‘HAVE always therefore printed in your remembrance how great a treasure is committed to your charge.’
These words, printed just inside the order of service for Norman Crowder’s funeral, remind us that, in a lifetime of devoted service to the church, the essence of Norman’s ministry was a priestly one.
After a curacy in Southwell Diocese he became Chaplain to Lancelot Fleming, Bishop of Portsmouth. Then, as Chaplain at Canford School in Dorset, he was not only able to exercise a valuable pastoral ministry but also indulge his love of cricket.
He had three years as a parish priest at St John’s in Ryde, and then became Director of Education for Portsmouth Diocese and a Residentiary Canon of Portsmouth Cathedral.
From 1985 he was Archdeacon of Portsmouth and served in that capacity until retiring to Salisbury in 1993.
Throughout his time in our Diocese he was held in the highest esteem.
Behind the highly efficient and hard-working Archdeacon was a person of real depth, whose mind was fed by the ancient classics, William Golding and biographies and whose spirit was nourished by T S Eliot’s Four Quartets and the music of Gustav Mahler.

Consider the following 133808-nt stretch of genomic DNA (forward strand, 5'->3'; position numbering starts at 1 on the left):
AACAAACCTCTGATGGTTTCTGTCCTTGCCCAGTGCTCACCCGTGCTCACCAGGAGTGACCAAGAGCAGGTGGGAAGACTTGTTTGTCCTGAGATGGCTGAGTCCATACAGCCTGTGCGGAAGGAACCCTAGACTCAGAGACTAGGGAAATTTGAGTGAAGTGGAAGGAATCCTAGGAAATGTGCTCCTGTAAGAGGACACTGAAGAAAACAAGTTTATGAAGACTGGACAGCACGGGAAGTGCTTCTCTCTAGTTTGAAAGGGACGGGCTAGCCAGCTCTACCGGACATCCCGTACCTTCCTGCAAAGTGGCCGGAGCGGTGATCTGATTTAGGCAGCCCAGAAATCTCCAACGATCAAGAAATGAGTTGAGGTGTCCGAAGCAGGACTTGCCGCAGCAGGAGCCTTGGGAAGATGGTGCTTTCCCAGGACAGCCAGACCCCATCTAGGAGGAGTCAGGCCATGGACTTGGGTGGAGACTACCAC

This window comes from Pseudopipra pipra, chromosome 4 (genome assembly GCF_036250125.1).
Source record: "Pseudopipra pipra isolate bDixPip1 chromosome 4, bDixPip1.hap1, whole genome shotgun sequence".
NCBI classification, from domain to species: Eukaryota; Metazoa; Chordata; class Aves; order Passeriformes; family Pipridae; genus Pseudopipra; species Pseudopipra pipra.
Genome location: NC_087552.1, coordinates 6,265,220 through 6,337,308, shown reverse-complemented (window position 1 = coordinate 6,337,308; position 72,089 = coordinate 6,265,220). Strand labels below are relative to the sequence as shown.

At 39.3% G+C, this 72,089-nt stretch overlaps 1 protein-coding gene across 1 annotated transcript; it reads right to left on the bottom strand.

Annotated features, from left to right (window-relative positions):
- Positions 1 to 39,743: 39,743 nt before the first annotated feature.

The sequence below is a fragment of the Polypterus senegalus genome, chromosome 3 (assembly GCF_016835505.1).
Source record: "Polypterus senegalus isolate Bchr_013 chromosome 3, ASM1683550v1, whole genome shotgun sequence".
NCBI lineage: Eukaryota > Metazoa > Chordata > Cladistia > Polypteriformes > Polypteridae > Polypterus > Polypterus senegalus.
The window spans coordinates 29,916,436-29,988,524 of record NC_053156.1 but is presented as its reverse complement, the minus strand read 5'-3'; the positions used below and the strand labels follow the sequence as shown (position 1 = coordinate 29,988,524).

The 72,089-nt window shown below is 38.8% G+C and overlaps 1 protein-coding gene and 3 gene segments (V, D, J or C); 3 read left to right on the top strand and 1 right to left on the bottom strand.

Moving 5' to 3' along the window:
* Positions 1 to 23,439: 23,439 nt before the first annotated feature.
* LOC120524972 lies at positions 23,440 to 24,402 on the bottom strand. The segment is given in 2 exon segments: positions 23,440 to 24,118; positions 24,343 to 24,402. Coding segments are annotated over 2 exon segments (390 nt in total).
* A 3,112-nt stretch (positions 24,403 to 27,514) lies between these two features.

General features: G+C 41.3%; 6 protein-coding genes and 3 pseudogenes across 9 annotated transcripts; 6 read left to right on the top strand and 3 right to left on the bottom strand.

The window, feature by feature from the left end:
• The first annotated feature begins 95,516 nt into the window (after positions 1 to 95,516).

Beneath the formality of his role was a person of great compassion, warmth and kindness which had a practical outworking in his care and concern for his clergy and parishes and in his wider support for the Church Urban Fund and Faith in the City.
Norman had a fine mind and the ability to offer clear and well-balanced advice.
He was a wonderful colleague who put so much commitment into all that he did for the Diocese, ably supported by his wife, Pauleen.
But above all, it was his kindness that people remember with such affection.
He knew all his clergy particularly well and was the first to respond with help to those who were going through difficult times.
We give thanks for the rich fulfilment of his ordination vows. His ashes will be interred in Portsmouth Cathedral.
· The Venerable Norman Crowder – born October 26, 1926, died February 10, 2013.